SACRAMENTO (CBS13) — Funding is being frozen to a prominent Sacramento nonprofit foundation amid allegations that it is using taxpayer money to pay personal expenses.
The Roberts Family Development Center in North Sacramento has been around for nearly two decades, but now questions are swirling around where the money is going.
Darrell Roberts is one of Sacramento’s most well-known advocates for kids. He’s also the CEO of the Roberts Family Development Center, which offers after-school youth programs and Friday night pop-up events to keep teens out of trouble.
“Young people just need a positive place where they can hang out,” Roberts told CBS13 in 2018.
Roberts also won the prestigious FBI Director’s Community leadership award for his efforts.
Now that good work is being overshadowed with allegations that the center improperly spent taxpayer money. The controversy stems from a 2017 breach of contract lawsuit filed by the California Department of Housing and Community development.
That agency hired the Roberts Center to operate three migrant farmworker housing complexes in San Joaquin County, but according to court documents, thousands in state housing money was improperly deposited into the Robert’s Center accounts. Bank statements obtained by CBS13 show some expensive personal purchases including more than $7,000 in restaurant meals, $25,000 in tax payments to the IRS, and $1,000 on hotels in Yosemite and Los Angeles.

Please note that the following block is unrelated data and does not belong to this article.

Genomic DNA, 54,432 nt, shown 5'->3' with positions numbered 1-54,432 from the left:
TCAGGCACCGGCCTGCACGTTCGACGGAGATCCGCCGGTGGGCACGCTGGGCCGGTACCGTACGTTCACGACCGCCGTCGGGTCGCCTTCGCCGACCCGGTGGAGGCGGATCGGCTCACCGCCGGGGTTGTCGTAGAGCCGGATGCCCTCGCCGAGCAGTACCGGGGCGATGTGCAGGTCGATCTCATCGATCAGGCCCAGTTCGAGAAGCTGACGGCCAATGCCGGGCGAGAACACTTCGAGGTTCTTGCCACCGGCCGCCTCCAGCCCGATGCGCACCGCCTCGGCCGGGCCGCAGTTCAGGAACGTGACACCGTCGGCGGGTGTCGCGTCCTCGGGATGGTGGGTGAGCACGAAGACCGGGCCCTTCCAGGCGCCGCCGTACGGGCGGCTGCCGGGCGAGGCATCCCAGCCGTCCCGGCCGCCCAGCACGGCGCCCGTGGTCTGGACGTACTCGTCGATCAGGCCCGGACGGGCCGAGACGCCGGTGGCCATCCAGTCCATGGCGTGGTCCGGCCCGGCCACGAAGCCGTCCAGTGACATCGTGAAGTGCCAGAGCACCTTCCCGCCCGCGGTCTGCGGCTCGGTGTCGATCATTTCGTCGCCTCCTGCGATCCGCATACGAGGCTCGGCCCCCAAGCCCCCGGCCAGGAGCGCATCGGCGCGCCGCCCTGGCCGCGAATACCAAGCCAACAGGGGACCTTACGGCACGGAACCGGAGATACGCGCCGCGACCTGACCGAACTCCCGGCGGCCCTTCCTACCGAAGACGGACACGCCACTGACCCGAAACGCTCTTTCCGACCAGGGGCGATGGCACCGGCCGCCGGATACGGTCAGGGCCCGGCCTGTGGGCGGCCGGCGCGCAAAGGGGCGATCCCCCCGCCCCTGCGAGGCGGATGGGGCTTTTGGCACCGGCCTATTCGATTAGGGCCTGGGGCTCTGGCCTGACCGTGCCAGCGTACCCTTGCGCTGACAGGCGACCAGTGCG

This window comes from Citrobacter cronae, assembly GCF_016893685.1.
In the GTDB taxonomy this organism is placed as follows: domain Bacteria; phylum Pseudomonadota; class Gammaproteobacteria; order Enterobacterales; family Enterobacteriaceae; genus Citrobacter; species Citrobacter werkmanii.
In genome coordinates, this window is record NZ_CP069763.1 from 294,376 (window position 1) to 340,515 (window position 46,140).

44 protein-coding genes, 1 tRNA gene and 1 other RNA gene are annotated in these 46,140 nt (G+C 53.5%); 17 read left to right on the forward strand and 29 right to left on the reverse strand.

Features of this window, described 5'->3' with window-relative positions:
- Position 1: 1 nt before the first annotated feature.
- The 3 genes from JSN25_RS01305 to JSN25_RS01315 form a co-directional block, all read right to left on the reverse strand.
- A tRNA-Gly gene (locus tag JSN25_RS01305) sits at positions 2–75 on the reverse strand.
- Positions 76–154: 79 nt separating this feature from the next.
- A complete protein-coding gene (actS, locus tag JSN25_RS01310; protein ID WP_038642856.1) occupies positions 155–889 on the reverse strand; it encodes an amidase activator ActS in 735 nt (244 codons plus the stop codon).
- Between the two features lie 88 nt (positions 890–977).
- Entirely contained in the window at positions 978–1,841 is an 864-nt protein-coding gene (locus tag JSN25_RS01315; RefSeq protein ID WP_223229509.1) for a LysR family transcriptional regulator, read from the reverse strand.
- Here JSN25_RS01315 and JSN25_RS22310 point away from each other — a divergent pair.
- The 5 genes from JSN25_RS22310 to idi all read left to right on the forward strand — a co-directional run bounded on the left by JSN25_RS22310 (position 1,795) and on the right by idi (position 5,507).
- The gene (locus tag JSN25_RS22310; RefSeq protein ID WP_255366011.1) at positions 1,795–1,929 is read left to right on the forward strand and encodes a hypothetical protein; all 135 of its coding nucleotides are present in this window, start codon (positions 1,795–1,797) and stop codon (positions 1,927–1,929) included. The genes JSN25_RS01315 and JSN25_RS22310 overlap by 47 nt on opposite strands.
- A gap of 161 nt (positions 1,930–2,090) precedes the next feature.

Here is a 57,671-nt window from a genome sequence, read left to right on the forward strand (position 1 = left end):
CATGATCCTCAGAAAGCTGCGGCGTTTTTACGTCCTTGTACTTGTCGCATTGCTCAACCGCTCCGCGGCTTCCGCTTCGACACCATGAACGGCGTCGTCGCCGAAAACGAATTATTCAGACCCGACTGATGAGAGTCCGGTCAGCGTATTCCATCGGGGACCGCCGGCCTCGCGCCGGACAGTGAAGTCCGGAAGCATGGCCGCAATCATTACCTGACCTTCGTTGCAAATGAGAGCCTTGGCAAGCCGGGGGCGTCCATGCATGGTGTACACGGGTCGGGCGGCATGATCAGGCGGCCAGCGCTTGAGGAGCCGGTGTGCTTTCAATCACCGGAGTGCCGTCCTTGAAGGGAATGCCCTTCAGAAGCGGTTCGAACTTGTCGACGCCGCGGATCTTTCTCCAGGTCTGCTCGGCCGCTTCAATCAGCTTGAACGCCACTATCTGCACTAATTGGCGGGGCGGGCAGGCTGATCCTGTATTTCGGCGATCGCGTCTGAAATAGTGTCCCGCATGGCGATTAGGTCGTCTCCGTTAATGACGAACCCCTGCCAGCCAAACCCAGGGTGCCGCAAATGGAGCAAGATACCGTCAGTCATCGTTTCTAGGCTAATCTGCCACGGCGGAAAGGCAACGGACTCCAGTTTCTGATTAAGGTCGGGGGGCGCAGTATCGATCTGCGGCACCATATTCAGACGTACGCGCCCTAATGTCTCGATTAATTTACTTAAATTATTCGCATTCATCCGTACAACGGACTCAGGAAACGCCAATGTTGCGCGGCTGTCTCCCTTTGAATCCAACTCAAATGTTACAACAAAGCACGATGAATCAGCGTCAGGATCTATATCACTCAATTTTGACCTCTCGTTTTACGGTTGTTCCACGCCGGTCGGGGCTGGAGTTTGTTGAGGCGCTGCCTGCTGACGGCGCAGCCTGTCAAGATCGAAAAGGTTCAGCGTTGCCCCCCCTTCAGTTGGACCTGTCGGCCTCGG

In total, the lawsuit says the Roberts Center owes the state $650,000. Last fall, Roberts chose to settle out of court, agreeing to pay back $400,000 under a monthly installment plan.
Now, there’s new scrutiny. The Roberts Center has also received approximately $1.6 million Sacramento taxpayers. City leaders have now frozen more than a half-million dollars in future funding to the facility, pending an audit of its past expenditures.
Roberts wouldn’t comment on camera about the allegations, but they did release a statement saying the center “proudly serves 700 students every day of the week, including the summer months, and not once in the past five years has anyone questioned our quality of service. We have made many community leaders aware of this now resolved dispute with state regulators and have been fully transparent in our discussions of it…. All non-profits should accept this scrutiny.”